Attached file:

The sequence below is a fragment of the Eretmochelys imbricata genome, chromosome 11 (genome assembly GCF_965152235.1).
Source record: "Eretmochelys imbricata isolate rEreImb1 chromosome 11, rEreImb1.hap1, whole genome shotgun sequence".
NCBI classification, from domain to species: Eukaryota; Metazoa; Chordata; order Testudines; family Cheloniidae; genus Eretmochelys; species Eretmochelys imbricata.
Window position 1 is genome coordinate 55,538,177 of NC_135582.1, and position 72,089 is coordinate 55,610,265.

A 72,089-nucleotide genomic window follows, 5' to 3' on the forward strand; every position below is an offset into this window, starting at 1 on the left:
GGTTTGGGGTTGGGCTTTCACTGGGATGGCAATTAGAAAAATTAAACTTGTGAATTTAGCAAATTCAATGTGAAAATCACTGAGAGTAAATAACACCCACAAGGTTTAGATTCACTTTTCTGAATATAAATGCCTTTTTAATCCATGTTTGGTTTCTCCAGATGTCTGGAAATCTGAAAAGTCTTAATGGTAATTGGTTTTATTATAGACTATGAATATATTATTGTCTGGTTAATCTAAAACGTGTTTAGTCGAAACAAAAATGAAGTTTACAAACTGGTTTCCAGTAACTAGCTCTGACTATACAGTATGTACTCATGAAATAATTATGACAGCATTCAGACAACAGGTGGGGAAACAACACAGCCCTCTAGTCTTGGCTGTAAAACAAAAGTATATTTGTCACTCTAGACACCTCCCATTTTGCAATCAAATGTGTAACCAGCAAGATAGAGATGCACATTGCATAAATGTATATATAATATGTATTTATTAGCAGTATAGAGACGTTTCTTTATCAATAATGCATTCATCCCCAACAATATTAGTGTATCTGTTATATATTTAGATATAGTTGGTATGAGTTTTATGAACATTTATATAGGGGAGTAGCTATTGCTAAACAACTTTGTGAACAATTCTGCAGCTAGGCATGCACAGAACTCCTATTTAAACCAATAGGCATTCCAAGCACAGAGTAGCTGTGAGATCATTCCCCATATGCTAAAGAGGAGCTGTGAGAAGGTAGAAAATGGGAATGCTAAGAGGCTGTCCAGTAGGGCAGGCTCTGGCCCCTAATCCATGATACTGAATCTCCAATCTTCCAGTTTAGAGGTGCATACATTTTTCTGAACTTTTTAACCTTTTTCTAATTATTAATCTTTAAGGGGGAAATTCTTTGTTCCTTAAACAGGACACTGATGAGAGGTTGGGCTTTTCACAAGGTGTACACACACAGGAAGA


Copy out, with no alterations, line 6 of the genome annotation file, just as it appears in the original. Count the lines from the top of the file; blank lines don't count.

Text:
GGTTTGGGGTTGGGCTTTCACTGGGATGGCAATTAGAAAAATTAAACTTGTGAATTTAGCAAATTCAATGTGAAAATCACTGAGAGTAAATAACACCCACAAGGTTTAGATTCACTTTTCTGAATATAAATGCCTTTTTAATCCATGTTTGGTTTCTCCAGATGTCTGGAAATCTGAAAAGTCTTAATGGTAATTGGTTTTATTATAGACTATGAATATATTATTGTCTGGTTAATCTAAAACGTGTTTAGTCGAAACAAAAATGAAGTTTACAAACTGGTTTCCAGTAACTAGCTCTGACTATACAGTATGTACTCATGAAATAATTATGACAGCATTCAGACAACAGGTGGGGAAACAACACAGCCCTCTAGTCTTGGCTGTAAAACAAAAGTATATTTGTCACTCTAGACACCTCCCATTTTGCAATCAAATGTGTAACCAGCAAGATAGAGATGCACATTGCATAAATGTATATATAATATGTATTTATTAGCAGTATAGAGACGTTTCTTTATCAATAATGCATTCATCCCCAACAATATTAGTGTATCTGTTATATATTTAGATATAGTTGGTATGAGTTTTATGAACATTTATATAGGGGAGTAGCTATTGCTAAACAACTTTGTGAACAATTCTGCAGCTAGGCATGCACAGAACTCCTATTTAAACCAATAGGCATTCCAAGCACAGAGTAGCTGTGAGATCATTCCCCATATGCTAAAGAGGAGCTGTGAGAAGGTAGAAAATGGGAATGCTAAGAGGCTGTCCAGTAGGGCAGGCTCTGGCCCCTAATCCATGATACTGAATCTCCAATCTTCCAGTTTAGAGGTGCATACATTTTTCTGAACTTTTTAACCTTTTTCTAATTATTAATCTTTAAGGGGGAAATTCTTTGTTCCTTAAACAGGACACTGATGAGAGGTTGGGCTTTTCACAAGGTGTACACACACAGGAAGA